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Action Plan Needed for Oregon to Access $422M in Federal Funding for Wildfire Recovery

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The U.S. Department of Housing and Urban Development has released the Federal Register Notice that will allow Oregon Housing and Community Service (OHCS) to move forward on developing an action plan for $422 million in Community Development Block Grant-Disaster Recovery (CDBG-DR). The funding will be used for recovery from the 2020 Labor Day wildfires. 

The release of the Federal Register Notice does not give Oregon access to the CDBG-DR funds. HUD requires that Oregon complete a series of steps, primarily the completion of an Action Plan, before Oregon can receive funds. Once HUD approves a final Action Plan, the new funds will allow OHCS to address long-term unmet recovery needs of survivors in disaster areas.

The Federal Register Notice identified six counties and one ZIP Code as the areas most impacted and distressed by the wildfires. Federal regulations require the state to use 80 percent of the funding to benefit those locations. The most-impacted areas as designated by HUD are Clackamas, Douglas, Jackson, Lane, Lincoln, and Marion counties, as well as the 97358 Zip Code in Linn County.

The federal funding is part of $5 billion that Congress appropriated for disaster relief in October. CDBG-DR program funds are used to help those most impacted, especially low-income residents needing housing recovery assistance, to recover from presidentially declared disasters.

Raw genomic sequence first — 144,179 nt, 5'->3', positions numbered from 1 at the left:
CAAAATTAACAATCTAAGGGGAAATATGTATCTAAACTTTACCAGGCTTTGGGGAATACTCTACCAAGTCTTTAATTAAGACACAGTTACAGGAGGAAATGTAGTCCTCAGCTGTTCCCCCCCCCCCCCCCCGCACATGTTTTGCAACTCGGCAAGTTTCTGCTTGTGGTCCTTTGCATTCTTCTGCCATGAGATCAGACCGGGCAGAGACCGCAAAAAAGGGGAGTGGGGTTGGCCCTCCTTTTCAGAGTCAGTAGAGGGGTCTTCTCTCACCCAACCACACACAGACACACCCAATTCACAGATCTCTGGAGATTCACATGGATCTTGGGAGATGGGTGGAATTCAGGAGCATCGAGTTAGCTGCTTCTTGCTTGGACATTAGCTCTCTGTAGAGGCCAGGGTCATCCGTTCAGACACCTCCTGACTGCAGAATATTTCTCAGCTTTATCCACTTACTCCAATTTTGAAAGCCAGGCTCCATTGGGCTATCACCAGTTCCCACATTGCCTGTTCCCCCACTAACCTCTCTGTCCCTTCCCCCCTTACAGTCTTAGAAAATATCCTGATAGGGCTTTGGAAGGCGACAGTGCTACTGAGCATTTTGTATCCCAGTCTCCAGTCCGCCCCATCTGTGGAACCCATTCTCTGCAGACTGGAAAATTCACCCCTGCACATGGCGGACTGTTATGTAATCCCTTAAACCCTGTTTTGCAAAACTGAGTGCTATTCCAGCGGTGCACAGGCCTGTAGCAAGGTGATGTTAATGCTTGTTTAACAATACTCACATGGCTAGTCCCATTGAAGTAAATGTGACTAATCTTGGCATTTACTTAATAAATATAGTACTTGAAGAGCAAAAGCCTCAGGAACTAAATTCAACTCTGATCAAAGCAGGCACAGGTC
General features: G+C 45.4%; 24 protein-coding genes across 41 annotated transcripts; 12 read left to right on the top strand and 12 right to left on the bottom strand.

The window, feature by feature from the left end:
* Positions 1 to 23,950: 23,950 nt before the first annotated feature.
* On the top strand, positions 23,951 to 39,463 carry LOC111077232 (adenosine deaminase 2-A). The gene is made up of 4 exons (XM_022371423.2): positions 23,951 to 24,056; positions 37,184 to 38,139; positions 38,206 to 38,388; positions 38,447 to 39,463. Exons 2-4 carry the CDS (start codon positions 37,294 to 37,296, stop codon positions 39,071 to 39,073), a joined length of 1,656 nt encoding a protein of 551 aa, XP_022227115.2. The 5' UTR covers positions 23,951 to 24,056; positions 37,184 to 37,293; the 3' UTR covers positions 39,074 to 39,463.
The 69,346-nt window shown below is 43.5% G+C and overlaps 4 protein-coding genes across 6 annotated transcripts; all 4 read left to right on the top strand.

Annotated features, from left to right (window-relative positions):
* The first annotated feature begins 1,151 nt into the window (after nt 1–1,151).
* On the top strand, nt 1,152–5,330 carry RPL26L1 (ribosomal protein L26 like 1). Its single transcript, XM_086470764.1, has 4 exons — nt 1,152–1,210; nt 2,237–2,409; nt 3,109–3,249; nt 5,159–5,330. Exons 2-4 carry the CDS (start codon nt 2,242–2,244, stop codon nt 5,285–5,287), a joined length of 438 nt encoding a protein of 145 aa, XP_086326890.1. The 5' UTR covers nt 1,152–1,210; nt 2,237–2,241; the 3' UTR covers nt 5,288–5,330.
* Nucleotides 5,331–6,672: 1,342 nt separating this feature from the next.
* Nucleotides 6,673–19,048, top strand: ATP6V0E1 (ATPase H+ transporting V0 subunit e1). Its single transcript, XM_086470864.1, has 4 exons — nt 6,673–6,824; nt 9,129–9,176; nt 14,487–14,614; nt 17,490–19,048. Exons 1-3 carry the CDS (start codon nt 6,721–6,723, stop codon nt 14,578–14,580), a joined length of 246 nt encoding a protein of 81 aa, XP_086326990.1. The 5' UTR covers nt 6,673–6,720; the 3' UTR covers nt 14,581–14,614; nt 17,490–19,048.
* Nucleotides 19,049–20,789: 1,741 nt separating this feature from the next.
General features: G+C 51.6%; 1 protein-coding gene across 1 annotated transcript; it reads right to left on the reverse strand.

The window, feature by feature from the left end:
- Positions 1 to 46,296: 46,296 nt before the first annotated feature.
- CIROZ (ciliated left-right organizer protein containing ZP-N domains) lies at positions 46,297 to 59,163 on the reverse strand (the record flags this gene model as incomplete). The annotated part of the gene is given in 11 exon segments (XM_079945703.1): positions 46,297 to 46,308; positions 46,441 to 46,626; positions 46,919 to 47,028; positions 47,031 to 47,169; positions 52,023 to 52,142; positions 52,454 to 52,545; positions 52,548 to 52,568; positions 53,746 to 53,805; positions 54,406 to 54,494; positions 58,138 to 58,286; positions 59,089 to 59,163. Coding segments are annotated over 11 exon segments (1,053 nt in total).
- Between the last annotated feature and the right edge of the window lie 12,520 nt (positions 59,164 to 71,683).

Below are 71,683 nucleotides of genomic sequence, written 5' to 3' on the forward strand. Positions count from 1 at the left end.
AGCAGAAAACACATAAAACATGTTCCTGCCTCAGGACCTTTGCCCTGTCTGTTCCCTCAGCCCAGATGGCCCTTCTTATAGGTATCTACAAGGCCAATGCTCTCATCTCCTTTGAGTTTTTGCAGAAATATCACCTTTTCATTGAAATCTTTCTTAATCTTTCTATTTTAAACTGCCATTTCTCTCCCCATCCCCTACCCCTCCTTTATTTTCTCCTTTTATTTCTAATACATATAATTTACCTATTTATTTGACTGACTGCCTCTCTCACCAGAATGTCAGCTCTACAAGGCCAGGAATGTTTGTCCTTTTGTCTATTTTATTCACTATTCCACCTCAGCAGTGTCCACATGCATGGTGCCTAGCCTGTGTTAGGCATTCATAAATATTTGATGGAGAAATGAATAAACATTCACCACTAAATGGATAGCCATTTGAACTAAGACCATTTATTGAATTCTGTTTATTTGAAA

“This important step by the federal government will allow OHCS to develop an action plan on how to get the federal funds to those wildfire survivors who need it the most,” said OHCS Executive Director Margaret Salazar. “On top of the $150 million allocation from the Oregon Legislature, not only will this additional funding help survivors recover and rebuild, it also will provide resources to put measures into place aimed at preventing future housing instability caused by wildfires.”

The Federal Register Notice requires a series of steps OHCS must take before accessing funds. These steps include an Unmet Needs Assessment, a Mitigation Needs Assessment, an Action Plan with public comment, a public engagement process, and a certification process. OHCS has already started work on these required steps, but it will take months before funding is accessible.

The state also is required to develop a Citizen Participation Plan that describes how the public will be informed and engaged throughout the grant’s lifecycle. Before the Action Plan is finalized, the public will be invited to review and submit feedback on a draft plan.  

OHCS expects a Draft Action Plan to be completed ahead of HUD’s June deadline. Once complete, the draft plan will be published and made available for a 30-day public comment period. Once the public comment period is complete, HUD will take up to 60 days to review the action plan before funds can be spent.

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